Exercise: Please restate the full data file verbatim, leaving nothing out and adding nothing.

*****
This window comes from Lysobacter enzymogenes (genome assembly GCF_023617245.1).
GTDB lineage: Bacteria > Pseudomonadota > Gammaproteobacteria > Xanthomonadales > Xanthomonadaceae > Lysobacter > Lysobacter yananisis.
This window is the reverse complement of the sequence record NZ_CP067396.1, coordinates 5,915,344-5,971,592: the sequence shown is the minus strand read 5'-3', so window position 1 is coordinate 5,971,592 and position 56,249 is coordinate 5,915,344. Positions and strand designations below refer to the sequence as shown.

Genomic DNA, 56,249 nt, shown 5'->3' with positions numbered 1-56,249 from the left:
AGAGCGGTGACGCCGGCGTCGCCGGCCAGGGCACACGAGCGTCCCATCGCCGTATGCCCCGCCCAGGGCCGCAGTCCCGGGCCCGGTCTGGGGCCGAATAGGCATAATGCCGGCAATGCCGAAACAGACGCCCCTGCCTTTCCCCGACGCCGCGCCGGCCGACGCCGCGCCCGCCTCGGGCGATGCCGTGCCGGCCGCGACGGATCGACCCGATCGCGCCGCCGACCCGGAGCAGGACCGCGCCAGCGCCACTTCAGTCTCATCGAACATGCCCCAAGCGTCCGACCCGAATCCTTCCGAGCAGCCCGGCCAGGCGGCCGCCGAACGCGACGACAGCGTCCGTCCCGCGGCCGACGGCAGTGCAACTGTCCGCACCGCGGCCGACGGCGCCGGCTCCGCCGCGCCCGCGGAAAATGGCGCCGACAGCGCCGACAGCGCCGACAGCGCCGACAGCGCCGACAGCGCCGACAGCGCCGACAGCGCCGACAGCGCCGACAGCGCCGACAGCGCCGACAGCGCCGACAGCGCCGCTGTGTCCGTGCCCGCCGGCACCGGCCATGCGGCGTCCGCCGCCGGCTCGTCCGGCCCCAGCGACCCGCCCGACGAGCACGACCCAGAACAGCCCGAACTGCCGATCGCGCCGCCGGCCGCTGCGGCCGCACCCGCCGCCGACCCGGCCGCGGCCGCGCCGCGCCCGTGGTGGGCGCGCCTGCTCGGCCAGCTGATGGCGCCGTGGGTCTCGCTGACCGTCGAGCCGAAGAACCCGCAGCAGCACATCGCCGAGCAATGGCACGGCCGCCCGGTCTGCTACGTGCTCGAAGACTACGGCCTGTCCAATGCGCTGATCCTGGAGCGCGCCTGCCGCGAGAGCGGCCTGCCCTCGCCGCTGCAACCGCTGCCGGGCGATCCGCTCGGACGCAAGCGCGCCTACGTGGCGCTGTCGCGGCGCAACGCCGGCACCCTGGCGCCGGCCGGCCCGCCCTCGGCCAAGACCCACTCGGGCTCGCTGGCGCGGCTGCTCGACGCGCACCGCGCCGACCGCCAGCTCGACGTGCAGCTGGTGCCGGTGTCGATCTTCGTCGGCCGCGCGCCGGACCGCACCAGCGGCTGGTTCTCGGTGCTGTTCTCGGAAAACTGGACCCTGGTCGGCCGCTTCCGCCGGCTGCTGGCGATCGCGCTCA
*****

This window comes from Lysobacter enzymogenes (genome assembly GCF_023617245.1).
GTDB lineage: Bacteria > Pseudomonadota > Gammaproteobacteria > Xanthomonadales > Xanthomonadaceae > Lysobacter > Lysobacter yananisis.
This window is the reverse complement of the sequence record NZ_CP067396.1, coordinates 5,915,344-5,971,592: the sequence shown is the minus strand read 5'-3', so window position 1 is coordinate 5,971,592 and position 56,249 is coordinate 5,915,344. Positions and strand designations below refer to the sequence as shown.

Genomic DNA, 56,249 nt, shown 5'->3' with positions numbered 1-56,249 from the left:
AGAGCGGTGACGCCGGCGTCGCCGGCCAGGGCACACGAGCGTCCCATCGCCGTATGCCCCGCCCAGGGCCGCAGTCCCGGGCCCGGTCTGGGGCCGAATAGGCATAATGCCGGCAATGCCGAAACAGACGCCCCTGCCTTTCCCCGACGCCGCGCCGGCCGACGCCGCGCCCGCCTCGGGCGATGCCGTGCCGGCCGCGACGGATCGACCCGATCGCGCCGCCGACCCGGAGCAGGACCGCGCCAGCGCCACTTCAGTCTCATCGAACATGCCCCAAGCGTCCGACCCGAATCCTTCCGAGCAGCCCGGCCAGGCGGCCGCCGAACGCGACGACAGCGTCCGTCCCGCGGCCGACGGCAGTGCAACTGTCCGCACCGCGGCCGACGGCGCCGGCTCCGCCGCGCCCGCGGAAAATGGCGCCGACAGCGCCGACAGCGCCGACAGCGCCGACAGCGCCGACAGCGCCGACAGCGCCGACAGCGCCGACAGCGCCGACAGCGCCGACAGCGCCGACAGCGCCGACAGCGCCGCTGTGTCCGTGCCCGCCGGCACCGGCCATGCGGCGTCCGCCGCCGGCTCGTCCGGCCCCAGCGACCCGCCCGACGAGCACGACCCAGAACAGCCCGAACTGCCGATCGCGCCGCCGGCCGCTGCGGCCGCACCCGCCGCCGACCCGGCCGCGGCCGCGCCGCGCCCGTGGTGGGCGCGCCTGCTCGGCCAGCTGATGGCGCCGTGGGTCTCGCTGACCGTCGAGCCGAAGAACCCGCAGCAGCACATCGCCGAGCAATGGCACGGCCGCCCGGTCTGCTACGTGCTCGAAGACTACGGCCTGTCCAATGCGCTGATCCTGGAGCGCGCCTGCCGCGAGAGCGGCCTGCCCTCGCCGCTGCAACCGCTGCCGGGCGATCCGCTCGGACGCAAGCGCGCCTACGTGGCGCTGTCGCGGCGCAACGCCGGCACCCTGGCGCCGGCCGGCCCGCCCTCGGCCAAGACCCACTCGGGCTCGCTGGCGCGGCTGCTCGACGCGCACCGCGCCGACCGCCAGCTCGACGTGCAGCTGGTGCCGGTGTCGATCTTCGTCGGCCGCGCGCCGGACCGCACCAGCGGCTGGTTCTCGGTGCTGTTCTCGGAAAACTGGACCCTGGTCGGCCGCTTCCGCCGGCTGCTGGCGATCGCGCTCA